Rara ap soti! (The rara is going out!) Recent adventures in sound recording, Part One.

My last trip to Haiti represented the fulfillment of a long-term dream. At least, I hoped that it would. Ever since spending several hours back in 1996 marching from Kenscoff to Furcy while recording a band of drumming, singing, bamboo-didgeridoo playing musicians named Foula I have wanted to make a dedicated trip there to immerse myself in the phenomenon known as Rara. What I then interpreted as music was raw and percussive and unstoppable. The experience of hiking up a mountain surrounded by the constant performance of musicians and singers, under Caribbean heat, resulted in an almost spiritual loss of the self; after some time the marching and the driving beat had no beginning, and no anticipated end, and in my participation in this ever-growing parade I began to feel as if I were a small part of a giant organism, not an individual, but an interchangeable ant in an ant-army. To march with that crew was to viscerally experience Elias Canetti's Crowds and Power to feel both the implicit terror and the enabling thrill of communal action. It was a strange experience, not only to lose one's self in a mass of humanity, but to welcome that loss. Just before Easter, thanks to the persistent encouragement and support of a good friend and fellow Haitiphile, I packed up my sound equipment and flew down to Port au Prince. There was no guarantee, however, that I would be able to locate and obtain the permission to record an raras. My time was short, and pre-production had been minimal.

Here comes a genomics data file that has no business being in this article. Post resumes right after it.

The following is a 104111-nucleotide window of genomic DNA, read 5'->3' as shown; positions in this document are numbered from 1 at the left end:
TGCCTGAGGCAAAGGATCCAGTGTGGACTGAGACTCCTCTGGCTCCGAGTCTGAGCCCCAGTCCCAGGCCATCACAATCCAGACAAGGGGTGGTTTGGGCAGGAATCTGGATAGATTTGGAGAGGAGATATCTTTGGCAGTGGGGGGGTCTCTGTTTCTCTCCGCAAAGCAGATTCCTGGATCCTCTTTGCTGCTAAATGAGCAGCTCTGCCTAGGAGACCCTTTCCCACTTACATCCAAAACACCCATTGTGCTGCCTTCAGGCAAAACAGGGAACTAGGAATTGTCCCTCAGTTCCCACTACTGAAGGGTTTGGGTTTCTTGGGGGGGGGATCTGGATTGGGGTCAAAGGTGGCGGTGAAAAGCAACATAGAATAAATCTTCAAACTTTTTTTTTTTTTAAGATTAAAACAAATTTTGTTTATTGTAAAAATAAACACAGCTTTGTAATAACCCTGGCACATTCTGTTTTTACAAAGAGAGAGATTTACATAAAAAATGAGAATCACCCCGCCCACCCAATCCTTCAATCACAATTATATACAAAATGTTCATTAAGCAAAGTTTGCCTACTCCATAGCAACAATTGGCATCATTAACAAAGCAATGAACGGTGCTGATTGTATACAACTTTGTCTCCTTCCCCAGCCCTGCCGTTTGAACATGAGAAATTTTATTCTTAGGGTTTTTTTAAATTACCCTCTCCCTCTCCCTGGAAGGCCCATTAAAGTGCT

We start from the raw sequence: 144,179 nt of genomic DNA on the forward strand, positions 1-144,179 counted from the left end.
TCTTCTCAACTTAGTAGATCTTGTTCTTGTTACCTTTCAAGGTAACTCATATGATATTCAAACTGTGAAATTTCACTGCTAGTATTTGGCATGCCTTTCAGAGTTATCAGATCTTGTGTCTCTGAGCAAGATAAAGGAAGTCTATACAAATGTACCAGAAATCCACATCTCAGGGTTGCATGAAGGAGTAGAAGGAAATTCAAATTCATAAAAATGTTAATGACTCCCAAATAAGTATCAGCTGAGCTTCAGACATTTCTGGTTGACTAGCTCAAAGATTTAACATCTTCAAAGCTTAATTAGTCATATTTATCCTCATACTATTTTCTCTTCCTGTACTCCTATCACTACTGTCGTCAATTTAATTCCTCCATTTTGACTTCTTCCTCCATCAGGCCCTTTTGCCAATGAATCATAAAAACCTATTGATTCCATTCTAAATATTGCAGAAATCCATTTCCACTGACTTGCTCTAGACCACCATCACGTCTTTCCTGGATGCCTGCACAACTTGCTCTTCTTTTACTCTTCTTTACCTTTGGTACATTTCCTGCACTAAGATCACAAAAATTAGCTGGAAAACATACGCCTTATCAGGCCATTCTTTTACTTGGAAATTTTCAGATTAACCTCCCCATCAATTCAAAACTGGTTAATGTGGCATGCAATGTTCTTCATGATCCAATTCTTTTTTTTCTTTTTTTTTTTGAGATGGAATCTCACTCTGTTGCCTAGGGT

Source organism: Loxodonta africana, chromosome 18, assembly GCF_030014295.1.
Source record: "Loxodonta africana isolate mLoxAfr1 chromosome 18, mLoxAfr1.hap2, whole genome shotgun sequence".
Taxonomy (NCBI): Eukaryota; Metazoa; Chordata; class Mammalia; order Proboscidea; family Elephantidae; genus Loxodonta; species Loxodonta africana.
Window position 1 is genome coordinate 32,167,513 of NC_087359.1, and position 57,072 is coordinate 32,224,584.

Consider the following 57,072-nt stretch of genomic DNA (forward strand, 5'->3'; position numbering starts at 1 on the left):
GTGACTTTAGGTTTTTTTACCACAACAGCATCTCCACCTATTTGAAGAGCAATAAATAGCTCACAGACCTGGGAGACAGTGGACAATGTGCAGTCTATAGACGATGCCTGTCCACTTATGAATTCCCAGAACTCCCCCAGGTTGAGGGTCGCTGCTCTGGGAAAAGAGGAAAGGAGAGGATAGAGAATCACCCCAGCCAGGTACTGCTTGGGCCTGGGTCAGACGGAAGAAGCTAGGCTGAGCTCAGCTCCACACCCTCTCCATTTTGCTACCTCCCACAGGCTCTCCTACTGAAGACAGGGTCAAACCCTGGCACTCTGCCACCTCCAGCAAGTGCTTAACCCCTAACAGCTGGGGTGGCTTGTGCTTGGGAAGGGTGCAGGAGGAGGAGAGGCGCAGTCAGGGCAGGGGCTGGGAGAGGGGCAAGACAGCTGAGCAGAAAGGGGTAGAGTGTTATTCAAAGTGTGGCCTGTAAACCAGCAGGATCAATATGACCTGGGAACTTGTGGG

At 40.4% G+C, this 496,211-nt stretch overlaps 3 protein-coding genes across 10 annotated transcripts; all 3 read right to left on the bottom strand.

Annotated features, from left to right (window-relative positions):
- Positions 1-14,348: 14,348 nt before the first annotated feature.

The first photograph I made, taken out the car window shortly after pulling out of the airport in Port au Prince. I find that within hours in Haiti I become inured to these sorts of scenes, and no longer think them photo-worthy. 

Although we outsiders use "rara" generally to refer to the genre of music, a rara is much more than that. Properly speaking, it is a kind of ambulatory vodou ceremony, with an important ritual significance, and dedicated tasks it must accomplish. To come upon one making its way through the Haitian countryside is a truly special and spectacular occurrence. The musicians are lead by flagbearers, and by two queens, also holding banners. Sometimes a gloomy figure, shrouded in black, goes before them with a broom, sweeping away any evil powders and poisons that competing raras might have scattered earlier to trip them up. The crowd is controlled by a kind of majordomo, cracking a whip and often wearing a skirt made from dozens of brightly colored silk scarves hanging from his belt. The percussion can be heard at a great distance; one can wander through the fields following the sound of the drums until the parade is located. A rara is, all at once, joyful, militaristic, focussed, chaotically disorganized, musical and cacophonic, voluntary and obligatory, serene and warlike.